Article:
I'm picking my way back through the Symposium, and this line from fairly early in (Apollodorus is JUST beginning to tell the story of the banquet to his companions) is confusing me a bit:
"Ἔφη γάρ οἰ Σωκράτη ἐντυχεῖν λελυμένον τε καὶ τὰς βλαύτας ὑποδεδεμένον...."
My understanding of the grammar is that this is indirect speech, so Socrates is an accusative subject with an infinitive verb (ἐντυχεῖν). Ἐντυχεῖν then takes a dative object (οἰ), so I would translate this all as "for he [Aristodemus] said Socrates, having bathed and put slippers on his feet, chanced upon him [Aristodemus]...."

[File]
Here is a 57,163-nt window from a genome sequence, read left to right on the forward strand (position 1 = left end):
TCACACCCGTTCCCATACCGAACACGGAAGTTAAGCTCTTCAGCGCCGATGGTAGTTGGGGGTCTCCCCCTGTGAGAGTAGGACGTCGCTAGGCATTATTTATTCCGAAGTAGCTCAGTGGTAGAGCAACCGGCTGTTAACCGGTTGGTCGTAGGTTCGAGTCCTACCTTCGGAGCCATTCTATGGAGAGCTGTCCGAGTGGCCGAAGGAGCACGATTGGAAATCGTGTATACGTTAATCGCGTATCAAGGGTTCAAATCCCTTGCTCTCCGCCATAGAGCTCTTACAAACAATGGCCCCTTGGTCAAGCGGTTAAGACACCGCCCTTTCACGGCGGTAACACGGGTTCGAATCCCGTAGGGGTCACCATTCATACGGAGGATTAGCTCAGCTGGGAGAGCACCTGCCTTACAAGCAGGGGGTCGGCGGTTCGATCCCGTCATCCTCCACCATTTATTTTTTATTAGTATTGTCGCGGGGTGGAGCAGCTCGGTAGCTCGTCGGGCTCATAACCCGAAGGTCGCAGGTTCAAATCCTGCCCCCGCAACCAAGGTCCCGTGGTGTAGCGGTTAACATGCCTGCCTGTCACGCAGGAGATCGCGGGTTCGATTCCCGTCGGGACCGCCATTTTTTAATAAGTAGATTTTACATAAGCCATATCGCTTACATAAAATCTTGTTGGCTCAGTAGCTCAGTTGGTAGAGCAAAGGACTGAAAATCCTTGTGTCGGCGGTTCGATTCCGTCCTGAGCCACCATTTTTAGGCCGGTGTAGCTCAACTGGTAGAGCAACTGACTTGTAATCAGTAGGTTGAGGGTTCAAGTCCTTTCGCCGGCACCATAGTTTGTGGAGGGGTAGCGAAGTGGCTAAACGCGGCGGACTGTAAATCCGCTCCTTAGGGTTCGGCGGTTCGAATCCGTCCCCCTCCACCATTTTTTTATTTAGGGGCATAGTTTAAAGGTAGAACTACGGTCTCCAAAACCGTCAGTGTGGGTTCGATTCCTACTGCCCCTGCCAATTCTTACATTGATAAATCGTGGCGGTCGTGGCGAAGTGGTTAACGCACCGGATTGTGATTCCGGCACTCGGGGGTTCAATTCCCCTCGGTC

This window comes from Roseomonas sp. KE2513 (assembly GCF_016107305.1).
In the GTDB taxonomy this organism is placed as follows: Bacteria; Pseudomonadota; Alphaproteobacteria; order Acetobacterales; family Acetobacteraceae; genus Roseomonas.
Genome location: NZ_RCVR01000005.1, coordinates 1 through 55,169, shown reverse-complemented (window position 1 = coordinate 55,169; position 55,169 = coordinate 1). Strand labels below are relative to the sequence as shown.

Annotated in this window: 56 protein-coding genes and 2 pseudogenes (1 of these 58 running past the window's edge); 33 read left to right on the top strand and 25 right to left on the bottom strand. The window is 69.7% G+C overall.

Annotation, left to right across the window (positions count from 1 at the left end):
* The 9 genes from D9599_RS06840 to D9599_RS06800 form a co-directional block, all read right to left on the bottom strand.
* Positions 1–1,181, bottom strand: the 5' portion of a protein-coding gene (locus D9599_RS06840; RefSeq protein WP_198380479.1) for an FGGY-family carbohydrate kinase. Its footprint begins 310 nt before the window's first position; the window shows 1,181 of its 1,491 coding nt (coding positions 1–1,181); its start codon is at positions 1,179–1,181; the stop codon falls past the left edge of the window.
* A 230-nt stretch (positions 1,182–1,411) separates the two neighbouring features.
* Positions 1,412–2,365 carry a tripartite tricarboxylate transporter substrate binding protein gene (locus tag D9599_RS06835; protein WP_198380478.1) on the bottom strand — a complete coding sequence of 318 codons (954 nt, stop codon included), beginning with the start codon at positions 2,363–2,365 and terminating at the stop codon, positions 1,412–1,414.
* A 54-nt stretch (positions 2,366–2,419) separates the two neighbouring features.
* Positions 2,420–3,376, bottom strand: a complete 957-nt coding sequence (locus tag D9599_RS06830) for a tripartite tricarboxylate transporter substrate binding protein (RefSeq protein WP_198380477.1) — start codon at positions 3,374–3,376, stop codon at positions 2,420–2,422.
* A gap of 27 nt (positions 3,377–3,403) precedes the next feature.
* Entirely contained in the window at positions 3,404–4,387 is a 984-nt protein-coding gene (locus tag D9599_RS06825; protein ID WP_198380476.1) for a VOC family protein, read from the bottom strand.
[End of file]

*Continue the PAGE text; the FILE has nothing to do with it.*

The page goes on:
However all my translations have Aristodemus as the subject (or are at best ambiguous). Are they all wrong, or am I simply missing yet another freakish exception in Greek grammar?